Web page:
Late Yampara-Inka Period (A.D. 1300-1536)
In this last period, the k-means analysis shows continuity in the site congregations. This was manifested in the maintenance of the four settlement clusters, with two of them still in each zone (Figure 4.14). However, the main difference is that a substantial number of sites were added to those in the Plateau. Consequently, the average site space of 200 m recorded earlier for this zone was no longer the minimum. Instead, the average distance fell to nearly half (100 m). This situation contributed to the tight clustering pattern that characterized this period (Figure 4.18).
What factors favored the formation of such a compressed pattern in the Plateau? Although it is possible that the grouping tendencies observed in the Pucara were only a response to restricted water resources, other explanations are feasible. Since the reduction in the distance between sites also implies a decrease of the immediate economic support zone, other socioeconomic factors, such as the need for more social interaction, better pooling labor conditions, or even less use of “in-fields," should also be taken into account.
In contrast, the settlement congregations in the Valley zone remained about the same, with only a few new sites. This shows that despite the fact that most Valley sites were multicomponent and occupied over consecutive periods, there were few changes in the existing settlement structure. In fact, a similar average site distance persisted (0.5-2.5 km). I suspect that population growth in the Valley was accommodated by an increase in the average size of the sites, a situation that explains why so few new settlements were added during this period.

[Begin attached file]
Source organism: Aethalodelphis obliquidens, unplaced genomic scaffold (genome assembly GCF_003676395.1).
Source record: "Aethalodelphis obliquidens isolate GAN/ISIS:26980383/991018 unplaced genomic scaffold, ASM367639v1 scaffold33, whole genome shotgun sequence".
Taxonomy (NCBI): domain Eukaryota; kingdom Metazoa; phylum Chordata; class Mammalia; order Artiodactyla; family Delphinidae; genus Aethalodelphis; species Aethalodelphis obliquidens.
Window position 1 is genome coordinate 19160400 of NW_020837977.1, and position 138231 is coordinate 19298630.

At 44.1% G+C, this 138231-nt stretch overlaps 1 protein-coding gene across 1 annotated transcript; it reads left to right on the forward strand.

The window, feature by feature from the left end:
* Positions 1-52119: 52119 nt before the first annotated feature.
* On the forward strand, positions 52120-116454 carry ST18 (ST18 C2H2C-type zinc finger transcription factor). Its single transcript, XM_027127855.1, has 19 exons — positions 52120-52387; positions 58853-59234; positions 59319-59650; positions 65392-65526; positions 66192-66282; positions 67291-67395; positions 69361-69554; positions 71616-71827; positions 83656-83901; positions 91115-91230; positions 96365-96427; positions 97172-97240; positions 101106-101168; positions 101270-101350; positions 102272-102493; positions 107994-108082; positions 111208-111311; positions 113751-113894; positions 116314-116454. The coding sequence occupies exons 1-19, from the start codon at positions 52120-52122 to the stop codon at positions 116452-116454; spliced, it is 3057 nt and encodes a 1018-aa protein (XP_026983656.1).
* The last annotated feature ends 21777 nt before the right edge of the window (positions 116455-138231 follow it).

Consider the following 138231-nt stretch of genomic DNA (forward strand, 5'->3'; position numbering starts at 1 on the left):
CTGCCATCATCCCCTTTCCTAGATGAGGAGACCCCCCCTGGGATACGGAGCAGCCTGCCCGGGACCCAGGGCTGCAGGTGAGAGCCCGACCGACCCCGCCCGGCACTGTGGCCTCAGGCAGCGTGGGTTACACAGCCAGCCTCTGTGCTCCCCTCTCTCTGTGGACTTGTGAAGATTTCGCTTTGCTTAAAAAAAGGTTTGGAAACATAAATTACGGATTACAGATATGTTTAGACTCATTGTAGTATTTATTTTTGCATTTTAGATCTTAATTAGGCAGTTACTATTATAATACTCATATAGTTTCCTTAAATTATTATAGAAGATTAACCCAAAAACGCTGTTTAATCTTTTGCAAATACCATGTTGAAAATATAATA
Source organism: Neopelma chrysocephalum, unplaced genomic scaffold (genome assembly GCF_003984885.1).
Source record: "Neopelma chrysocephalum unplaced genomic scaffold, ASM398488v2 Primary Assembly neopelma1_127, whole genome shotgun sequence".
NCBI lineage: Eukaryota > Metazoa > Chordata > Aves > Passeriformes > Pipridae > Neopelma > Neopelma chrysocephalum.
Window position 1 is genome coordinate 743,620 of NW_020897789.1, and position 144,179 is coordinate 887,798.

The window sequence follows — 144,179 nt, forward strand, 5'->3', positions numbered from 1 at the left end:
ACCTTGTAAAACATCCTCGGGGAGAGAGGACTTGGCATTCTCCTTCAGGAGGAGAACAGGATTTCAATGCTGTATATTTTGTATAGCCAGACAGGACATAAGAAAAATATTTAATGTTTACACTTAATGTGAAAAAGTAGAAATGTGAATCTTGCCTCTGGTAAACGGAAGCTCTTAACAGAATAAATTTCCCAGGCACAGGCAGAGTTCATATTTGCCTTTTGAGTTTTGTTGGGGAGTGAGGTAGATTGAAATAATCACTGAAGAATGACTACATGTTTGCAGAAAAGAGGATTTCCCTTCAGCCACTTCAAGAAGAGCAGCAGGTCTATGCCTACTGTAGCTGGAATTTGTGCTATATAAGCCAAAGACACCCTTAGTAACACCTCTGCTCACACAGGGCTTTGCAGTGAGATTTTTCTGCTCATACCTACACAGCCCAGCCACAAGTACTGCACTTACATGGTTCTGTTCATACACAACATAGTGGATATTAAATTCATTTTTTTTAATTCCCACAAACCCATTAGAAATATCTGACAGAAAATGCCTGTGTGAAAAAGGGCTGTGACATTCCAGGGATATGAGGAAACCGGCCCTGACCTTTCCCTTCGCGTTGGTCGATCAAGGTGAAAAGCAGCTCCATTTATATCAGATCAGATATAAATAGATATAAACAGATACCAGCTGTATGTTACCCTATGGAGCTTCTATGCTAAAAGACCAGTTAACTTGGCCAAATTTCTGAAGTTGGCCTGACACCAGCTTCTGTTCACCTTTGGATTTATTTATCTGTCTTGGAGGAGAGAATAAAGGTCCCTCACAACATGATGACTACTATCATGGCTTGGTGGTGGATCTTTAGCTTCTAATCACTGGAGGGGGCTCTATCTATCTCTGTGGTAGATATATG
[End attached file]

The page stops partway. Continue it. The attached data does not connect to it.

To further evaluate this possibility, sites that exhibited only one period of occupation (mono-component sites) were analyzed to avoid the
Figure 4.18. Minimum distance of 200 m between settlements in the Late Yampara- Inka period.
Figure 4.19. Site size increase over time in sites occupied only in one period (Oroncota region).
difficulty of examining sites occupied in multiple periods. The results showed only a slight size increase in the Late Yampara-Inka period, in relation to the earlier occupations (Figure 4.19). Therefore, the distinct economic factors shaping the site organization of the Valley and the Plateau can be explained by the different land quality and agricultural uses. It is documented that to diversify their crops, some intermediate valley residents often maintained two or more plots of land in different areas. This was achieved by building a temporary residence (or estancia) to facilitate the control of distant plots of land. Although this may have been the case, we did not find conclusive archaeological evidence of this practice in Oroncota.
The fact that the Valley floor cannot be easily accessed from the Plateau also supports the assumption that the Plateau inhabitants did not depend on the Valley surplus. Even though the Valley is within 5 km “as the crow flies," the extreme altitudinal gradient contributes to a significant increase in the actual walking distance, at least doubling the distance. To illustrate, approximately two days were required for our survey team to painstakingly climb the vertical cliffs of the Plateau on our way to the Inka complex of Oroncota. Also, the fact that microagricultural terraces were more common in the Plateau than in the Valley suggests different adaptive mechanisms were designed to optimize the agricultural production in each zone.